- Not setting daily word targets – I like to write when I feel like writing so I continue to enjoy it. I have a flexible weekly target that isn’t particularly difficult to achieve, and I usually exceed it.
- Not writing with a hangover – I read this in an interview on a website I can’t remember right now. Excellent advice! A glass or two of wine while writing, is, however, perfect…
- If I found myself unable to figure out how to continue my story (I refuse to use the term “writers’ block”), I put my book aside for a few days in the belief my brain would figure it out somehow. This usually worked. On the rare occasions it did not, I tried my best to power through anyway, safe in the knowledge it was only a first draft.
What I would change next time
- After drafting the first chapter, I read and re-read it literally about 20 times, editing it in various ways upon each reading. Despite this, when I looked back on chapter one half a year later, it was… not quite as good as the rest of the book. You learn and evolve constantly as a writer, no matter how long you have been writing. Next time, I will have a quick read through for glaring errors but will leave the serious editing until later.
- It is not an exaggeration to say I came up with my initial plot in the space of 15 minutes. I think it has worked well, but could probably be even better if I had given it a bit more thought. Next time, I will try to suppress my excitement to start in the interest of longer-term gains.
- One thing I did spend a fair amount of time planning was my characters. I wanted them to be interesting and believable. Next time, I think I will carry out more fun (if slightly gimmicky) character planning exercises, like imaginary interviews – I found that my characters changed on the page as I went along (one of them even refused to keep the hair colour I had given her) so I would like to get to know them even better before I begin. I will also spend a little more time thinking about the necessity of each character – a good piece of advice I found in an online forum was to ask yourself (in the case of minor characters) whether this specific character is the one that needs to do something, or whether an existing character could fulfil the same purpose.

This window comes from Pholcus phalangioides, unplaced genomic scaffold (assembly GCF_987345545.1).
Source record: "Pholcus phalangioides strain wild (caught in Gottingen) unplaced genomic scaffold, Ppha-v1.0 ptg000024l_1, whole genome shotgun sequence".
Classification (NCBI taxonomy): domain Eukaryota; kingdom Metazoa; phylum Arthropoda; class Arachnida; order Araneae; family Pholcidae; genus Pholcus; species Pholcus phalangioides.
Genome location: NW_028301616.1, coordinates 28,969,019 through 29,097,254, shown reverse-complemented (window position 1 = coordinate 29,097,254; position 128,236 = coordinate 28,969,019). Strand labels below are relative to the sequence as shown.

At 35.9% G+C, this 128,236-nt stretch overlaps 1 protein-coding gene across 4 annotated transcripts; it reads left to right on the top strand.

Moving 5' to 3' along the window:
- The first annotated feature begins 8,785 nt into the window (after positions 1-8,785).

- I am a big reader. However, there were certain books I was afraid of reading, one of them being The Night Circus by Erin Morgenstern. As it also featured a Victorian circus, I was worried elements of it would unduly seep into my writing. I ended up reading it a few months ago and can safely say this didn’t happen. My book is MY book. I won’t worry about this next time.
- Buy a desk!
The list is long and will no doubt lengthen further over time. Please let me know what the writing process has taught you, or if you have any little gems you think I should follow in future (or wilfully ignore at leisure).
Backache or no backache, perhaps the single most important thing I have learnt is that the following quote from Scott Lynch sums up precisely how I feel about being a writer:
“I think it’s fairly common for writers to be afflicted with two simultaneous yet contradictory delusions, the burning certainty that we’re unique geniuses, and the constant fear that we’re witless frauds who are speeding toward epic failure.”